Sky Report by Ted Gruber
You can still see Mars (magnitude 1.7) in the northwestern sky as darkness falls until it sets around 11:00pm (about an hour earlier by mid-June). About the time Mars sets, Jupiter (magnitude -2.6) rises in the southeast and remains visible overnight. Then about two hours later, Saturn (magnitude 0.4) rises and follows Jupiter across the overnight sky.
By the end of May, Mercury (magnitude -1.1) appears low over the west-northwest horizon about 30 minutes after sunset. Mercury climbs a bit higher and moves a little closer to Mars each evening. On June 4, a thin crescent moon appears roughly halfway between and slightly below Mercury and Mars. The two planets make their closest approach the evening of June 18, just 0.2° apart.
Jupiter and Saturn are also visible in the south-southwest early morning sky. In the overnight hours of May 20, the nearly full moon passes less than 2° north of Jupiter. Then on May 22 and 23, the moon passes just south of Saturn, again in the overnight hours. Look for Saturn east of the moon on May 22 and on the opposite side the following morning.
Venus (magnitude -3.9) rises in the east-northeast between 5:00am and 5:30am and remains visible until fading into the morning sunlight. On the morning of June 1, the moon appears 3° south of Venus.
Full (5/18), last (5/26), new (6/3), first (6/10), full (6/17), last (6/25).
Messier of the Month – M3
M3 is a magnitude 6.2 globular cluster in the constellation Canes Venatici. It is about 33,900 light years distant, contains around 500,000 stars, and has an estimated age of 8 billion years. M3 appears as a fuzzy patch through binoculars, smaller telescopes will reveal the cluster’s core, a 6” scope will resolve some outer stars, while an 8” or larger scope will resolve stars throughout the cluster except within the core.
Excerpt from the May 2019 FoG Newsletter
by Greg Smith
Our evening with the Middle schoolers and their parents and teachers was a great success. A success on a couple of levels; first, that we were fulfilling our mission as a club, bringing night sky education to the community, second seeing how many people attended and brought their own telescopes, third teaching them about the night sky and what they could see from their own backyards.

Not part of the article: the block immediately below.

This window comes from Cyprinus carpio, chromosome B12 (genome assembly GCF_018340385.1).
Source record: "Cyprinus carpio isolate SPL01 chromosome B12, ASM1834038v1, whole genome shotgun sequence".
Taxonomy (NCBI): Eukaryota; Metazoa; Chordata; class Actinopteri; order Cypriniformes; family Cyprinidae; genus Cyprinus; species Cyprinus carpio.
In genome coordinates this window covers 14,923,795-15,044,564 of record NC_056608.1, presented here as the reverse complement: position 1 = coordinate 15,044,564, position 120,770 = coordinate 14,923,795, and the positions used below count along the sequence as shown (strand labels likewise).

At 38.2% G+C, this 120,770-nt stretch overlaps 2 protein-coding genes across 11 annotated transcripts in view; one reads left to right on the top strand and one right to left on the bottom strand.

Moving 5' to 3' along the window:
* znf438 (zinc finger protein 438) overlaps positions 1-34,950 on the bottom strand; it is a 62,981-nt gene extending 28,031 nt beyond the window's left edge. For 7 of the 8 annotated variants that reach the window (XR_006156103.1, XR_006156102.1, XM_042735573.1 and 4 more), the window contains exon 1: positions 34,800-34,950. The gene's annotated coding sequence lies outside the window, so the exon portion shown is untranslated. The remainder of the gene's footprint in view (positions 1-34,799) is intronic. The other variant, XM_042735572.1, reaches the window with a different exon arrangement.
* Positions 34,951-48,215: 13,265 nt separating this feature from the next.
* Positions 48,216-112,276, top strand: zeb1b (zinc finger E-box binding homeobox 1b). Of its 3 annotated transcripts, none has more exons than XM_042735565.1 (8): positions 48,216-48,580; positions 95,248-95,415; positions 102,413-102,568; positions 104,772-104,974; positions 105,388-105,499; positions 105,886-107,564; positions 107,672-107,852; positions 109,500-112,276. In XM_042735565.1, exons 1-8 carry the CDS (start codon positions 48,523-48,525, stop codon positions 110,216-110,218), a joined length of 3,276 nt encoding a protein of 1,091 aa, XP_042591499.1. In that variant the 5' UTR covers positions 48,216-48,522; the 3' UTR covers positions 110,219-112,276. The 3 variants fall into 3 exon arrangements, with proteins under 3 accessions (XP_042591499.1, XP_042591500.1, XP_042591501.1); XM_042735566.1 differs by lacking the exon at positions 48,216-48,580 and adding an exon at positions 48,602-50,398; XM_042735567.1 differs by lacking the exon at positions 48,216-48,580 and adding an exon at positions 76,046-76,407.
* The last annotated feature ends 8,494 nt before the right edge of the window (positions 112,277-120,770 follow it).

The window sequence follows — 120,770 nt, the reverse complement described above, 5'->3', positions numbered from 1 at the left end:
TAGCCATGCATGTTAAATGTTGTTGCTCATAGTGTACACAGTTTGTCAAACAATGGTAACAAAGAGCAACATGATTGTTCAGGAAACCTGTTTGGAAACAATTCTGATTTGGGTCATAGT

I was personally surprised how many families brought their own telescopes. Some of them were learning how to put them together, some were learning how to aim them, and some were even sharing what they could see with those around them.
The students and adults that came to our scopes got to see binary stars, galaxies and star clusters that they had heard about but had never seen for themselves. A few were asking about how expensive the telescopes that we were using were. One dad looked a bit disappointed at the price, but I asked him if he had a spotting scope for hunting. He said he did. I told him he already had a telescope and he would be able to see the rings of Saturn with it. He was surprised that he would be able to see that, with a sigh relief. He realized that a spotting scope was really a telescope that could be used for more than hunting. Star gazing and bird watching were other activities that could be done year round. He found out that his binoculars were great astronomy tools as well. Here was a father who realized he already had the tools needed to explore the night sky with his son.
Indeed the evening at Cascade Middle School was a great success. We will see at the next meeting if we get some new visitors.
Ted, Mark, Becky, Tom and I had a great time and I am sure we all look forward to the next time we get to share with a group like this again. Becky, I’m sure you were an encouragement to the girls that they too can get involved with astronomy.
Friends of Galileo
We are astronomy enthusiasts who love to learn and to share our wonder at the amazing sights right overhead.